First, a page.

Nanostructures of organic molecules and proteins on surfaces

Nabil A. Amro, Jayne C. Garno, Maozi Liu, Kapila Wadu-Mesthrige, Gang-yu Liu

Research output: Chapter in Book/Report/Conference proceedingConference contribution


Patterning bioreceptors on surfaces is a key step in the fabrication of biosensors and biochips. State-of-the art technology can produce micrometer-sized biostructures, however, further miniaturization at the nanoscale will require new methods and lithographic tools. In this proceeding, we report three approaches: nanopen reader and writer (NPRW), nanografting and latex particle lithography; for creating nanostructures of small molecules, DNA and proteins. Using nanografting and NPRW, nanostructures of thiol molecules or thiolated ssDNA are fabricated within self-assembled monolayers. Proteins attach selectively to nanopattems of thiol molecules containing bioadhesive groups such as aldehyde or carboxylates. Using latex particle lithography, arrays of protein nanostructures are produced with high throughput on mica and gold substrates. Near-physiological conditions are used in structural characterization, thus the orientation, reactivity and stability of proteins and DNA molecules within nanostructures may be monitored directly via AFM. While AFM-based approaches provide the highest precision, nanoparticle lithography can produce arrays of protein nanostructures with high throughput. The nanostructures of proteins produced by these approaches provide an excellent opportunity for fundamental investigations of biochemical reactions on surfaces, such as antigen-antibody recognition and DNA-protein interactions. These methods provide a foundation for advancing biotechnology towards the nanoscale.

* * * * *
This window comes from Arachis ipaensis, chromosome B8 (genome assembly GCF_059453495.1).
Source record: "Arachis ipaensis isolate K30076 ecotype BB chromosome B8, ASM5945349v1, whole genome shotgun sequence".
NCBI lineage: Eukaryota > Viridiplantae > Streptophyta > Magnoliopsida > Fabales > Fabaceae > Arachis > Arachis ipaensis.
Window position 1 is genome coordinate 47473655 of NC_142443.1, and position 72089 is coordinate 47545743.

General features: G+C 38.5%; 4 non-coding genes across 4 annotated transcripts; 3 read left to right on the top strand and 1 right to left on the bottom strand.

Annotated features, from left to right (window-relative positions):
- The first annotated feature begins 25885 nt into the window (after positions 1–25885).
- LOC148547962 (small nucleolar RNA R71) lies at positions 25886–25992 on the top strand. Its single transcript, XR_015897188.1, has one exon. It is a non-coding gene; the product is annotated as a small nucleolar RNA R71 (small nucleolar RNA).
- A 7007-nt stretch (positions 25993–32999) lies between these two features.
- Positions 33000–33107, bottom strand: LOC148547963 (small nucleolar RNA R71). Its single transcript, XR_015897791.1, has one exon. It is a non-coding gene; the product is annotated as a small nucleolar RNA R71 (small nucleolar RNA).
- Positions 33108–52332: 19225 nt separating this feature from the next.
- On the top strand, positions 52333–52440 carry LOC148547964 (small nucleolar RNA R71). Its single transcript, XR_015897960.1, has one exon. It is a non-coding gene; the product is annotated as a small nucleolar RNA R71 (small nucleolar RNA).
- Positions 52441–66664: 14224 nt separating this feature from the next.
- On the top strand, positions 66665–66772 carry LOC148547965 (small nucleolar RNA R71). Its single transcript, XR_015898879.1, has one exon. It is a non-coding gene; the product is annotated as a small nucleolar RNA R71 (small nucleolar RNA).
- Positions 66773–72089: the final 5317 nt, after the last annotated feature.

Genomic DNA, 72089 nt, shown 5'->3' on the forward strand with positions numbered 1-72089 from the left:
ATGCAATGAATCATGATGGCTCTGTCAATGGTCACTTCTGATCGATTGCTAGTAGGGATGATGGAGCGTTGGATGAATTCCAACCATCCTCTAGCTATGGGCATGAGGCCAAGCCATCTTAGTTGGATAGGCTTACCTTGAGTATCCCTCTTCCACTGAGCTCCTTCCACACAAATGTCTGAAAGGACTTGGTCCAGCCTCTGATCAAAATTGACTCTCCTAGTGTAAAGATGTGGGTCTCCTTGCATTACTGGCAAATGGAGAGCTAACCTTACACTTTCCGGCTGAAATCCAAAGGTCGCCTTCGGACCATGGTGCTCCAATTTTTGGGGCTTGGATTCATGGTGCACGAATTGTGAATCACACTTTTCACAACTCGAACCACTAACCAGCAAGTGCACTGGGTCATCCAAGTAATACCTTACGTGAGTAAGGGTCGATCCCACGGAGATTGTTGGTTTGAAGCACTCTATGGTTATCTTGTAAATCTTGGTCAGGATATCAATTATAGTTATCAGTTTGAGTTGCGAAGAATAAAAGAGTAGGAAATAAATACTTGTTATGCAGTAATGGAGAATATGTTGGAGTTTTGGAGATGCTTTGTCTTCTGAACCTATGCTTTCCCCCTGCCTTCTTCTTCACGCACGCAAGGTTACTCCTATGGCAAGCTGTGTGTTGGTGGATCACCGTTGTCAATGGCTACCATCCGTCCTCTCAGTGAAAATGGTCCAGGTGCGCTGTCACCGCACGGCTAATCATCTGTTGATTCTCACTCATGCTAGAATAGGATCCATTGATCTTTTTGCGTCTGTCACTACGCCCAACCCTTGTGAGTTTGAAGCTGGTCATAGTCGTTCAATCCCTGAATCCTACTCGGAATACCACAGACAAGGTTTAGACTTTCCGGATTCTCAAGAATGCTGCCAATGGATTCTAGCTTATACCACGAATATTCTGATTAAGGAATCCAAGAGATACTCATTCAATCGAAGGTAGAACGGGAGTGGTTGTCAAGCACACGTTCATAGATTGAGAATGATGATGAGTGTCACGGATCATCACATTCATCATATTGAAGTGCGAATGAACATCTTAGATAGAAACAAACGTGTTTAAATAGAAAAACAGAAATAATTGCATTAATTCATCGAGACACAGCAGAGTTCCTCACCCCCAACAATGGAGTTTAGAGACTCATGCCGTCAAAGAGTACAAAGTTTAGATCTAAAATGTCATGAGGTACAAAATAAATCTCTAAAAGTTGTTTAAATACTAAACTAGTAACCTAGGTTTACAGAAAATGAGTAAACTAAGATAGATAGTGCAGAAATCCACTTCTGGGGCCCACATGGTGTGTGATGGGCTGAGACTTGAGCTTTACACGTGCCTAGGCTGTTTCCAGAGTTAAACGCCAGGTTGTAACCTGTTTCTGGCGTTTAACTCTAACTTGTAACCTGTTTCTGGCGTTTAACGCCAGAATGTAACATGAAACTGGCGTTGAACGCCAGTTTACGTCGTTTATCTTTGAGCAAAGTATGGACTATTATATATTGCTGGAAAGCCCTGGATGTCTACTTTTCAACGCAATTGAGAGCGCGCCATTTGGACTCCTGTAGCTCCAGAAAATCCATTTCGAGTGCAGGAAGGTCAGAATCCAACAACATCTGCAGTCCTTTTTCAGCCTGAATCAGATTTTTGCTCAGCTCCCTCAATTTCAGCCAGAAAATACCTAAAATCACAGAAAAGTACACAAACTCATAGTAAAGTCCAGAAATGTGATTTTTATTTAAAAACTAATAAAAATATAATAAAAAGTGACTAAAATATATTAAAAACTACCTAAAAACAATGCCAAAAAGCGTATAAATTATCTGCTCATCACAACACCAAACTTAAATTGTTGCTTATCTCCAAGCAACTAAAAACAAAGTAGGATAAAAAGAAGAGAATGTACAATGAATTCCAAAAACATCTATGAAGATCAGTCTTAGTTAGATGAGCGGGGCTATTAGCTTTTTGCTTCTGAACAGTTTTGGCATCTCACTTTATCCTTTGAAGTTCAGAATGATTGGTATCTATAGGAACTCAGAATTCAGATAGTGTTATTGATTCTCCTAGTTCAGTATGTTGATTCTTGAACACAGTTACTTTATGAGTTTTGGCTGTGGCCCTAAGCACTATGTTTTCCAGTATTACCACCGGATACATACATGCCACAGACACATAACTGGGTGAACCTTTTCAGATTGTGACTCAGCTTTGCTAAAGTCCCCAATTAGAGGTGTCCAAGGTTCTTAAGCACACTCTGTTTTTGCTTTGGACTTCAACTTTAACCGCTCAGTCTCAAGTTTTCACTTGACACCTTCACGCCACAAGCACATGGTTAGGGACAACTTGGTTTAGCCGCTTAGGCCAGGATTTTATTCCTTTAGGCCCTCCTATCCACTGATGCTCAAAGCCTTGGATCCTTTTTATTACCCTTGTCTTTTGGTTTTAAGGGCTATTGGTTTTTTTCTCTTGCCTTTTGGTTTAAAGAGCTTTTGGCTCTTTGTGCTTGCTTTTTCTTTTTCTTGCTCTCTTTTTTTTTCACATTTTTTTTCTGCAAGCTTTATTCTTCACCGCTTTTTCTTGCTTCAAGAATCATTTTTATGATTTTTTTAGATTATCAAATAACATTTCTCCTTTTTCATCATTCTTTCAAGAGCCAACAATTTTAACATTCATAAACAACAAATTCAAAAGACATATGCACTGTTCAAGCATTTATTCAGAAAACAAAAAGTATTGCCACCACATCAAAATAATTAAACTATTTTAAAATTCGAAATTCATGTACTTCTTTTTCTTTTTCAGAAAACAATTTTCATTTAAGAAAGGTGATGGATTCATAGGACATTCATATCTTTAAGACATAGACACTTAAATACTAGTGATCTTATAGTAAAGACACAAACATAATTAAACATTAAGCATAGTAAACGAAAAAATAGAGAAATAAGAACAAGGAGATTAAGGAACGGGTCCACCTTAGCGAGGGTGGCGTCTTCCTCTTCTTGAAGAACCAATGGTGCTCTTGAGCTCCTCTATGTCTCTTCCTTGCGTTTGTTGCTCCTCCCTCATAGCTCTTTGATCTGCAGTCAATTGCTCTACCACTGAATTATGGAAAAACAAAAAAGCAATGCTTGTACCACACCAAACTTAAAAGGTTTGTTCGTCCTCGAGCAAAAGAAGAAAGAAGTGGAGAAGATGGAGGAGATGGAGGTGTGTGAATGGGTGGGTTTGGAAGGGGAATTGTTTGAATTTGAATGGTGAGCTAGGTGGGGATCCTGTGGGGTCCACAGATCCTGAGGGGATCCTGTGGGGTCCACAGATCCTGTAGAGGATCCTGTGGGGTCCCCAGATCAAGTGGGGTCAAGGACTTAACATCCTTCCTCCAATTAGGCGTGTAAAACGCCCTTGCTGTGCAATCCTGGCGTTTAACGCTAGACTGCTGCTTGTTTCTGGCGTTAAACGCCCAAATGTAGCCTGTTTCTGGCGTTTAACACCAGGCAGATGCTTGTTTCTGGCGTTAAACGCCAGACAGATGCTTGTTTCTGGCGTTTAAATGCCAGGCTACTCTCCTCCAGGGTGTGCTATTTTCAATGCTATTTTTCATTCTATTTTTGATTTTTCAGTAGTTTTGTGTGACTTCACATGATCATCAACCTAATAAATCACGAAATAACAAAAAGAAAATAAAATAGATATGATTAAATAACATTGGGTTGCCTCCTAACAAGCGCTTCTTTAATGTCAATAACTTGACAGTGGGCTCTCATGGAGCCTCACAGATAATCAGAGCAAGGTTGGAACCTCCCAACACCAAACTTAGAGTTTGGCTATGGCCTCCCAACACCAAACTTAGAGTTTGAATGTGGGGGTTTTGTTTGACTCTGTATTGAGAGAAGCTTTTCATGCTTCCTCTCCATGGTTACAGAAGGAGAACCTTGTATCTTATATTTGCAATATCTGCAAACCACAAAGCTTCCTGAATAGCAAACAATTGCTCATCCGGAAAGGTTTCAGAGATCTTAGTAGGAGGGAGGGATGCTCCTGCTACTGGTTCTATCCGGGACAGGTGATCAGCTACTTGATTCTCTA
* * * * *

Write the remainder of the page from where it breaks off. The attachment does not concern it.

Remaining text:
Original languageEnglish (US)
Title of host publicationProceedings of SPIE - The International Society for Optical Engineering
EditorsJ.Z. Zhang, Z.L. Wang
Number of pages13
StatePublished - 2002
EventPhysical Chemistry of Interfaces and Nanomaterials - Seattle, WA, United States
Duration: Jul 7 2002Jul 9 2002


OtherPhysical Chemistry of Interfaces and Nanomaterials
Country/TerritoryUnited States
CitySeattle, WA


  • BSA
  • DNA nanopattern
  • IgG
  • Nanofabrication
  • Nanografting
  • Nanolithography
  • Nanopatterns
  • Nanostructures of proteins
  • NPRW
  • Particle lithography

ASJC Scopus subject areas

  • Electrical and Electronic Engineering
  • Condensed Matter Physics


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